Here then was what Edward Gibbon may have called a ‘singular prodigy.’ And their success came in the face of one great unwritten law of the politics of the Western world. When there is money on the table, this is an issue for mature adults, and there is no need to complicate matters with the Sermon on the Mount. There are, after all, some things in there that are simply impossible in dealings between nations. (Good grief, Karl Marx himself may have said that the meek shall inherit the earth.) The Quakers had shouted a loud affirmative to the questions: Can you be a serious Christian and retain public standing? Can a serious Christian act in the world without compromising faith?
Mr Brown refers to this issue as Lord Dartmouth’s predicament. What do you do when your conscience does not permit you to live as others do? When Mr Romney dissented on the impeachment, he said, as Hamlet may have said, that not to do so would ‘expose my character to history’s rebuke and the censure of my own conscience’. The sorry failure of other Republican senators to think of history or their conscience looks to have been driven by cowardice born out of pettiness. This was a failure that will scar America for a very long time.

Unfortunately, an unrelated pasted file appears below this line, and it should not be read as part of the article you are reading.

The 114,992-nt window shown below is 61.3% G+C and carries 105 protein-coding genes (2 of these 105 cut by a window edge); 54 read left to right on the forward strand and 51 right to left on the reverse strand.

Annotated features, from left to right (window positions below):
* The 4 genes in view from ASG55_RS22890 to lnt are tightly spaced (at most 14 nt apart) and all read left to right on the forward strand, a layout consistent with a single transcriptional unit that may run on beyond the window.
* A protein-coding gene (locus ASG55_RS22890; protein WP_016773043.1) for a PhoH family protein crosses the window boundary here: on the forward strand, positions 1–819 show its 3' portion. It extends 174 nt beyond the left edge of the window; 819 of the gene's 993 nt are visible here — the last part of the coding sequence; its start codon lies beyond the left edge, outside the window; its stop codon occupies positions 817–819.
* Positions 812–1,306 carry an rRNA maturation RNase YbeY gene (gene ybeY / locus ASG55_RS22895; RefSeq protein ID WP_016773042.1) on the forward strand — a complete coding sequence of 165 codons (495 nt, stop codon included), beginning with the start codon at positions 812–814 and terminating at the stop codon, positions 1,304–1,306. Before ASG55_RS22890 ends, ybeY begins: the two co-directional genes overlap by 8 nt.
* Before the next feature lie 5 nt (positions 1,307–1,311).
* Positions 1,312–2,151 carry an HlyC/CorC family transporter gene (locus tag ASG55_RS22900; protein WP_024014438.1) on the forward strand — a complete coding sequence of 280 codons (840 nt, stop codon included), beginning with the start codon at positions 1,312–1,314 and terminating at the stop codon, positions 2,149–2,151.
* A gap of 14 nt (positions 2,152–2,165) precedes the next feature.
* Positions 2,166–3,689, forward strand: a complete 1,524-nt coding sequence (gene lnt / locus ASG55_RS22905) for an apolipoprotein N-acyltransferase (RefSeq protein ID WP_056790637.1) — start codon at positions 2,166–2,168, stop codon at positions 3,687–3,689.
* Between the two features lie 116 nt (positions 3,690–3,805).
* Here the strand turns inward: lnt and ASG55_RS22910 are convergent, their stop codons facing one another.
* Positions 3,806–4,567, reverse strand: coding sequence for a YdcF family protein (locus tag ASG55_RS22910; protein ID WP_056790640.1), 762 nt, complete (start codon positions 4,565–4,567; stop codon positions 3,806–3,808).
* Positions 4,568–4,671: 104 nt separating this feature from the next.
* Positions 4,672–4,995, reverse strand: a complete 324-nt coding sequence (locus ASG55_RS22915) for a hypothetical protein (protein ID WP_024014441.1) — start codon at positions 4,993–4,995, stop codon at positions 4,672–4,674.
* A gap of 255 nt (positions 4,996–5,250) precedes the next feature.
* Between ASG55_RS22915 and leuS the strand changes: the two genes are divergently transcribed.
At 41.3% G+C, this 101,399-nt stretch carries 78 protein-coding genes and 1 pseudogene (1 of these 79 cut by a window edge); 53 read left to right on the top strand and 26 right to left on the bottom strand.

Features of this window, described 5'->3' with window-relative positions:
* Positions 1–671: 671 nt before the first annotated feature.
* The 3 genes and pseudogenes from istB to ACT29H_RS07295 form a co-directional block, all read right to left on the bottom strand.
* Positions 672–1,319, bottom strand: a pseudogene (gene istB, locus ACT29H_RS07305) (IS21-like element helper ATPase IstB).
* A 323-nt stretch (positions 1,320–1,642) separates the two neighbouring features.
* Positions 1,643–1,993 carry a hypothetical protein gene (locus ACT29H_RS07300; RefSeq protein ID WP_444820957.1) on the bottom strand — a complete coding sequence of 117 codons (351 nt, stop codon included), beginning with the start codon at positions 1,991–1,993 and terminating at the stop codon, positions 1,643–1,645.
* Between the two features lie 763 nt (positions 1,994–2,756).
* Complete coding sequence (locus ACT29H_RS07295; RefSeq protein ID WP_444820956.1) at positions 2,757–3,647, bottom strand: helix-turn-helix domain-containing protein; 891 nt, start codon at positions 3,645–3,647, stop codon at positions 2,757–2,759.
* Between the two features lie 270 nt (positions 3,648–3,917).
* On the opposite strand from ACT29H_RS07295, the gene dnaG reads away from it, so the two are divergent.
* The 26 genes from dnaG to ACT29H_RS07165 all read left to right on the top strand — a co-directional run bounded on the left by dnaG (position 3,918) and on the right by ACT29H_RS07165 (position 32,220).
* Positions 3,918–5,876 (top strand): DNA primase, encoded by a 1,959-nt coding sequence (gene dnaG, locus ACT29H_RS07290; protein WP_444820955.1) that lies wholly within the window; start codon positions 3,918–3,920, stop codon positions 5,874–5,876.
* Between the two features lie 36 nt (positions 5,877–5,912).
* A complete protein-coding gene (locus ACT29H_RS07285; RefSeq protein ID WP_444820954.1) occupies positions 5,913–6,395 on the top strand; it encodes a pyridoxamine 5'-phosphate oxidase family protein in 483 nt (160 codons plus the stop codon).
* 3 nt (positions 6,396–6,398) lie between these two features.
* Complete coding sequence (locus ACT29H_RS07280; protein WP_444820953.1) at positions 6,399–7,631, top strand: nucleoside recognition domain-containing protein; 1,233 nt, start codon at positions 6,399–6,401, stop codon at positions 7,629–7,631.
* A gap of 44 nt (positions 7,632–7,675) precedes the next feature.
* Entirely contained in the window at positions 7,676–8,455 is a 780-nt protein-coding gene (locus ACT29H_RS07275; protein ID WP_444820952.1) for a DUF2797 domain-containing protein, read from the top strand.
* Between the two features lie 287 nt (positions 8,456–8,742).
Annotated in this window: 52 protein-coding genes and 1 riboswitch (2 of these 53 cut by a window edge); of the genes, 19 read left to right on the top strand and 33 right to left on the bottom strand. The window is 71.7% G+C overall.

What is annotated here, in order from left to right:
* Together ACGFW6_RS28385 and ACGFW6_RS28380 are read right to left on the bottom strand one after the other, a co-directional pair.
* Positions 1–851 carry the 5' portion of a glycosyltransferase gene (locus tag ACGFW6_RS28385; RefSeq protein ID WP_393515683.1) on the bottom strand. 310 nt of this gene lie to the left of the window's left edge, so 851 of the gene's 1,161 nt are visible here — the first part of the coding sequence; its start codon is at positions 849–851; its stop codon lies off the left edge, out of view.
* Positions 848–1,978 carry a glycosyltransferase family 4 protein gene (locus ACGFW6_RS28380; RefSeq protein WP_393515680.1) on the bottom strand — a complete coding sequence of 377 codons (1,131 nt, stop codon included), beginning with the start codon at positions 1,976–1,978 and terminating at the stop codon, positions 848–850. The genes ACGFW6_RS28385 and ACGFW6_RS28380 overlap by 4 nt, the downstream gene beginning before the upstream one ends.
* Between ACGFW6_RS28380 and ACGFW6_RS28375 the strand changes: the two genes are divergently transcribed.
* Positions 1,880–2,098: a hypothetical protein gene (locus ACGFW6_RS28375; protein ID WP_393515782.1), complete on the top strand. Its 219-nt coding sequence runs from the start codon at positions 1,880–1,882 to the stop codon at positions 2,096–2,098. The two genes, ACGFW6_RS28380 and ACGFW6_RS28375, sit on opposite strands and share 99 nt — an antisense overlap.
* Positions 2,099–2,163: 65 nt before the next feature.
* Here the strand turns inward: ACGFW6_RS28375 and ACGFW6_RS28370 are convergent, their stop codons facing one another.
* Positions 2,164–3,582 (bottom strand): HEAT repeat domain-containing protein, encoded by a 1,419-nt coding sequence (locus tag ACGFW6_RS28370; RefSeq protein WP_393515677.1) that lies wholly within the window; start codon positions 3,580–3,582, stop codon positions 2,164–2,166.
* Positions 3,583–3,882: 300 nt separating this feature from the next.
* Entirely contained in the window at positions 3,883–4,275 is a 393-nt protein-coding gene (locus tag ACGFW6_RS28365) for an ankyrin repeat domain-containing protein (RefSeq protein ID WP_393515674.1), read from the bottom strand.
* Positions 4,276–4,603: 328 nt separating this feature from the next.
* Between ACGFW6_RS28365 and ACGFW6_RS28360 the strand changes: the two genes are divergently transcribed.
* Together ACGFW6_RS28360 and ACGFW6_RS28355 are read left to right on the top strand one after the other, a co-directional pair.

The Quakers were committed to the proposition that all men are equal. By including the Negro in the term ‘all men’, the Quakers repudiated the great lie of Jefferson and the other Founders of the United States – so many of them being the owners of slaves.